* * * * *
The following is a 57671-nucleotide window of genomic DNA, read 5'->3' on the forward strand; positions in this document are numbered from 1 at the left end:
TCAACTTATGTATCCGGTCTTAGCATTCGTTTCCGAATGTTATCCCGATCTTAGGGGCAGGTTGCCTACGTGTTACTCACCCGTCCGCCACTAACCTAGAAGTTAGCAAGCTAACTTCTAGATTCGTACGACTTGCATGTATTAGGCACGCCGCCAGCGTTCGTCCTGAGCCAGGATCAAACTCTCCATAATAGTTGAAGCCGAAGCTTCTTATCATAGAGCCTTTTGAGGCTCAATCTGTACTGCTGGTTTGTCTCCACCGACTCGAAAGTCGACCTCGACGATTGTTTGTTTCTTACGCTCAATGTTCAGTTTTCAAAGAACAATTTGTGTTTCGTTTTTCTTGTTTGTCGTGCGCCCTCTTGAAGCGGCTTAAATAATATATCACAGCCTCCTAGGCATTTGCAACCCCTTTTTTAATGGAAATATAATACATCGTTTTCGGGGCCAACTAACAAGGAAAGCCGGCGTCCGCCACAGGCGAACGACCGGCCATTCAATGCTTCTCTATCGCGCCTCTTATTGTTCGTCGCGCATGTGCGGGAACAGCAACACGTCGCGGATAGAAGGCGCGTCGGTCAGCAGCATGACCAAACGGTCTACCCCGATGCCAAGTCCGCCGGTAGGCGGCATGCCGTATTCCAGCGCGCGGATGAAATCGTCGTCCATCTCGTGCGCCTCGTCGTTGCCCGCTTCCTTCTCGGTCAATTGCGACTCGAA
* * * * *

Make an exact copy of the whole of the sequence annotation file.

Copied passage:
The following is a 57671-nucleotide window of genomic DNA, read 5'->3' on the forward strand; positions in this document are numbered from 1 at the left end:
TCAACTTATGTATCCGGTCTTAGCATTCGTTTCCGAATGTTATCCCGATCTTAGGGGCAGGTTGCCTACGTGTTACTCACCCGTCCGCCACTAACCTAGAAGTTAGCAAGCTAACTTCTAGATTCGTACGACTTGCATGTATTAGGCACGCCGCCAGCGTTCGTCCTGAGCCAGGATCAAACTCTCCATAATAGTTGAAGCCGAAGCTTCTTATCATAGAGCCTTTTGAGGCTCAATCTGTACTGCTGGTTTGTCTCCACCGACTCGAAAGTCGACCTCGACGATTGTTTGTTTCTTACGCTCAATGTTCAGTTTTCAAAGAACAATTTGTGTTTCGTTTTTCTTGTTTGTCGTGCGCCCTCTTGAAGCGGCTTAAATAATATATCACAGCCTCCTAGGCATTTGCAACCCCTTTTTTAATGGAAATATAATACATCGTTTTCGGGGCCAACTAACAAGGAAAGCCGGCGTCCGCCACAGGCGAACGACCGGCCATTCAATGCTTCTCTATCGCGCCTCTTATTGTTCGTCGCGCATGTGCGGGAACAGCAACACGTCGCGGATAGAAGGCGCGTCGGTCAGCAGCATGACCAAACGGTCTACCCCGATGCCAAGTCCGCCGGTAGGCGGCATGCCGTATTCCAGCGCGCGGATGAAATCGTCGTCCATCTCGTGCGCCTCGTCGTTGCCCGCTTCCTTCTCGGTCAATTGCGACTCGAA